Kiss your ash goodbye...

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Will Blozan
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Kiss your ash goodbye...

Post by Will Blozan » Thu Jun 07, 2012 3:10 pm


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edfrank
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Re: Kiss your ash goodbye...

Post by edfrank » Thu Jun 07, 2012 3:29 pm

Will,

This is terrible news, but I supposed we all knew it was just a matter of time until the Emerald Ash Borer made it to the Smokies.

Ed
"I love science and it pains me to think that so many are terrified of the subject or feel that choosing science means you cannot also choose compassion, or the arts, or be awe by nature. Science is not meant to cure us of mystery, but to reinvent and revigorate it." by Robert M. Sapolsky

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jamesrobertsmith
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Re: Kiss your ash goodbye...

Post by jamesrobertsmith » Thu Jun 07, 2012 5:13 pm

What the hell are we supposed to do? This is getting more depressing the older I get. I despair of seeing an end to the troubles for our wild places.

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mdavie
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Re: Kiss your ash goodbye...

Post by mdavie » Fri Jun 08, 2012 1:43 pm

How horrifying. We need to re-find that ash on Gabes Mt. I think I told Tom about Double Gap, I think that's the best stand I've seen.
Hopefully some can be saved, but yet again, keeping a few alive is a poor substitute for a healthy forest.

AAAAAAAAAAGH!

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Larry Tucei
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Re: Kiss your ash goodbye...

Post by Larry Tucei » Fri Jun 08, 2012 2:07 pm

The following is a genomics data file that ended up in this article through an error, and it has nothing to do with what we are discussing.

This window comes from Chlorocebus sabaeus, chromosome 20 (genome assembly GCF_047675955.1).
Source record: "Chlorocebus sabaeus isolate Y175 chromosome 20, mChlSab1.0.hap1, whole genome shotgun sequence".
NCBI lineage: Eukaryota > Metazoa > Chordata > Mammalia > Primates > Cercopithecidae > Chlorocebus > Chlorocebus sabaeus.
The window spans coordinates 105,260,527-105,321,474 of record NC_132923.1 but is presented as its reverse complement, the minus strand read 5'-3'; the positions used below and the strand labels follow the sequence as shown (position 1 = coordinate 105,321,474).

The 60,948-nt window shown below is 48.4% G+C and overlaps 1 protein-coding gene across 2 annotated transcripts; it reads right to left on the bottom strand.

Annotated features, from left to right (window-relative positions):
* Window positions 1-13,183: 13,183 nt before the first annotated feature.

Will, all, What a drag! We have alot of Ash in the Deep South I wonder when the Borer will make its way down here. In my lifetime its amazing how many new non native insect pests have invaded our country. Hopefully this can be brought under some kind of control before its to late. I guess I was lucky to visit your Forests and saw the great Hemlocks, Ash, while they were still alive. Whats next? Only time will tell how all these pest have affected our Forests. Larry

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eliahd24
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Re: Kiss your ash goodbye...

Post by eliahd24 » Fri Jun 08, 2012 3:11 pm

Dammit. Dammit. Dammit. Dammit.

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Jess Riddle
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Re: Kiss your ash goodbye...

Post by Jess Riddle » Fri Jun 08, 2012 10:06 pm

Sickening...................................

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Will Blozan
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Re: Kiss your ash goodbye...

Post by Will Blozan » Sat Jun 09, 2012 8:51 am

Mike and NTS,

I have given the NPS coordinates of the finer ash specimens as well as locations of ash "groves". I think Jess has submitted some areas as well. The NPS has done a survey of ash resources in the park but I am not aware of their strategy yet.

Yes, Double Gap is one of the finest collections ever seen by NTS in the Smokies, and it was surveyed by the Ash crew. They were impressed and from what I have heard it will be a priority "grove".

I personally am willing to adopt the superlative specimens on Big Branch, Den Branch, Hurricane Creek and Burnt Ridge. Maybe even Double Gap. I'd like to know the NPS response first, though...

Several years ago Jess and I wrote a letter of support to the NPS encouraging proactive measures. Here is the narrative (a bit out of date regarding some facts):

Letter of support to the CCSP Review Committee
Project: Documenting Ash Tree Resources in GRSM

Submitted by Will Blozan, on behalf of the Eastern Native Tree Society
1/9/2007

Members of the Eastern Native Tree Society (ENTS) have been involved in surveys of the forests of Great Smoky Mountains National Park (GRSM) since 1993. We have come to realize that within the park borders are some of the finest examples of eastern forest types and individual trees currently known. Among these exemplary specimens are the white ash (Fraxinus americana) and the Biltmore ash (Fraxinus americana var. biltmoreana), both reaching record or near-record proportions in GRSM. State champion individuals for white ash can be found in both the North Carolina and Tennessee portions of GRSM.